Informatics and GIS Program
University of California
Informatics and GIS Program


Program Overview

California’s Agriculture and Natural Resources Division currently operates nine Research and Extension Centers (REC), which cover the state’s diverse climates and some of the richest growth of crops, forests and pastures in the world.  Climate models project that these types of temperate Mediterranean environments will likely be among those that will see the greatest impacts of global climate change.  These changes will have dramatic impacts on agricultural production, water harvesting, and natural resource management.

Models alone are inadequate to base decisions as to which crops are likely to do well or poorly, whether range and forest production is likely to increase or decrease, where rain/snow patterns might shift, or where biodiversity shifts are likely to occur. In an effort to measure and monitor environmental change, and integrate between agricultural and managed natural ecosystems at a regional scale we have initiated a network of sensors to acquire important data to study ecological change over time called ANR Flux. 

ANR Flux is a network of instruments that measure surface fluxes of carbon, water and energy and are currently located and operational at seven of ANR’s nine RECs (including both crop agriculture and rangelands).  The data from each sensor system are critical for understanding physiological and phenological dynamics of vegetation and soils – key drivers of agricultural productivity and water use tradeoffs.  These data are increasingly used to parameterize crop growth and ecohydrological models and evaluate scenarios of future climate, management, and crop selection to maximize crop resource use efficiencies.  Together this network of sensor systems allows evaluation of coupled plant growth and water use dynamics for a key crop across critical climate gradients or the evaluation of alternative crops within a single climate.  As a network, the system can help evaluate future trends in agriculture production in the context of warmer and more drought prone conditions.

Projects already underway involve research partnerships with faculty from UCR and UCB and from Desert REC. Examples include:

1. Coordination of surface fluxes measurements with NASA flyovers that support a HyspIRI instrument for refining methods to measure surface temperature and evapotranspiration from satellites;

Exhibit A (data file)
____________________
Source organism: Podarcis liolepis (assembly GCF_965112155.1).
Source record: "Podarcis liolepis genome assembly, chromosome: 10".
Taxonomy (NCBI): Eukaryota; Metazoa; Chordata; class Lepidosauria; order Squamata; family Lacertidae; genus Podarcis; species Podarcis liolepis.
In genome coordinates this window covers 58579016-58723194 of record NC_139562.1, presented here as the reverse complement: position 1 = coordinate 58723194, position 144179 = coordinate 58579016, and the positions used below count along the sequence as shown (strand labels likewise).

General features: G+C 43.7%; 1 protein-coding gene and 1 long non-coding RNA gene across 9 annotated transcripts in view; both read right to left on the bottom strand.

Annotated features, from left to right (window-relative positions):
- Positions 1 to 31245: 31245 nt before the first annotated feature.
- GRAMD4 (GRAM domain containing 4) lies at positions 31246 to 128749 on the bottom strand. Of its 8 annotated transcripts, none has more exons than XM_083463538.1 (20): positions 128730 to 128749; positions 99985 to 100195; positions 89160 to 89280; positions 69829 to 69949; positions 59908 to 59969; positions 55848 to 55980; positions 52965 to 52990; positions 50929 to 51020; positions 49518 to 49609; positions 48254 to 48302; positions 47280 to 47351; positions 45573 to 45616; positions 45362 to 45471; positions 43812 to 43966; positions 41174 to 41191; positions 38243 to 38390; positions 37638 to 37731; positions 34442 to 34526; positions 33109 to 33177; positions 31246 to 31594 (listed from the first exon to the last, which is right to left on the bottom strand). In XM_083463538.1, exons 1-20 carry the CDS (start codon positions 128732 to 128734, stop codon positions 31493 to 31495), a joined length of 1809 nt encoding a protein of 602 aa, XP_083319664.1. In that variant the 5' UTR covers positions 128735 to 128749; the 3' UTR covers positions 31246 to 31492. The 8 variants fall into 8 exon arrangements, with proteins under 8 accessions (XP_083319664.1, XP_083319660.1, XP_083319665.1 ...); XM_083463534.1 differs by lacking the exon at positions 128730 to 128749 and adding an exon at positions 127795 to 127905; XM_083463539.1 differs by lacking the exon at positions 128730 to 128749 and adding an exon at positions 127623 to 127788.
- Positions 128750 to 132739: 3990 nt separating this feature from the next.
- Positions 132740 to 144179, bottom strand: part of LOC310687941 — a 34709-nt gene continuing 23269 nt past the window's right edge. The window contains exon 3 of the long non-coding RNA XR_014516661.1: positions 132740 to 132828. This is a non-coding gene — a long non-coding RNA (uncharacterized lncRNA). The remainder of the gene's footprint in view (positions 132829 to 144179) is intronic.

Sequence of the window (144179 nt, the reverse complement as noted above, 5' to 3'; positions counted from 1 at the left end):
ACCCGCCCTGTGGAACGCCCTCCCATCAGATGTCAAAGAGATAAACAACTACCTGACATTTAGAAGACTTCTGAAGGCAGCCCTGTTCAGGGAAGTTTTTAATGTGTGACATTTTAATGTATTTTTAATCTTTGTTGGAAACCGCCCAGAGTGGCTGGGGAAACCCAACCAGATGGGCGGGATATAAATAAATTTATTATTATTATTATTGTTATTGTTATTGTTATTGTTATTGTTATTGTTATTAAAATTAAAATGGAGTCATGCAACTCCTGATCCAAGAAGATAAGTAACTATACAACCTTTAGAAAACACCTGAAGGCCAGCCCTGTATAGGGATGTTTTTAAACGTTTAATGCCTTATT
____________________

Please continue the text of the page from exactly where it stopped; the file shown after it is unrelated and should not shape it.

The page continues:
2. Comparisons between flood and sub-drip irrigation in alfalfa fields at Desert REC;

3. A comparison between alfalfa fluxes at Desert REC (Imperial Valley) with fluxes in an alfalfa field in the Sacramento – San Joaquin Delta; and,

4. A network-wide study comparing soil CO2 concentrations across a climatic/ latitudinal gradient.

Framework Design

ANR Flux equipment includes: radiation sensors measure incoming and outgoing long wave, shortwave, and photosynthetically active radiation (PAR); soil sensors that measure soil temperature, soil heat flux, soil moisture, and soil CO­2 concentration; and air temperature and relative humidity sensors.  Cameras, also part of the sensor configuration, track plant phenology and management activities, and with further processing can be converted into spectral indices that overlap with satellite products.

Appropriate placement of this equipment is critical to optimize quality data collection. The framework design includes a configuration the tower systems around a series of ecosystem “pairings”.  This approach will compare the same commodity at different climates, such as alfalfa at Desert and Intermountain RECs, and different commodities within a single climate, such as alfalfa and irrigated grassland at Desert REC.  Evaluating current data streams and future planned deployments for meeting these science goals is also critical need.

Active Locations

  • Intermountain – grass – currently in grassy area; however, upon evaluation of data quality may be moved to an alfalfa site (to pair with DREC Alfalfa) in 2016.
  • West Side – grass – stable location in grassy area (to be paired with DREC grass location – formerly urban tower).
  • Desert – alfalfa – stable location in alfalfa (to be paired with Intermountain).
  • Lindcove – orchard – To be move above tree line and paired with commodity at UCR in 2016.
  • Sierra Foothill – pasture – stable location in irrigated pasture (paired with Hopland).
  • Hopland – pasture – stable location in irrigated pasture (paired with Sierra Foothill).
  • Hansen – only CO2 sensors are currently active (to be dismantled and relocated to DREC grass location in 2016)

Inactive Locations – Short Term

  • Desert - grass – recently dismantled to evaluate repositioning the tower to pair with Westside grass area in 2016
  • Kearney – current location not ideal (dismantle and store equipment). (Revisit after data analysis late 2016)
  • South Coast – current location not ideal (dismantle and store equipment).

Data Management

The ANR Communication Services and Information Technology program has created a Tower Management System (TMS) for tower monitoring, data collection, data storage and data accessibility. The TMS is available at and requires login with ANR credentials.  Data will be processed and will flow into the TMS.


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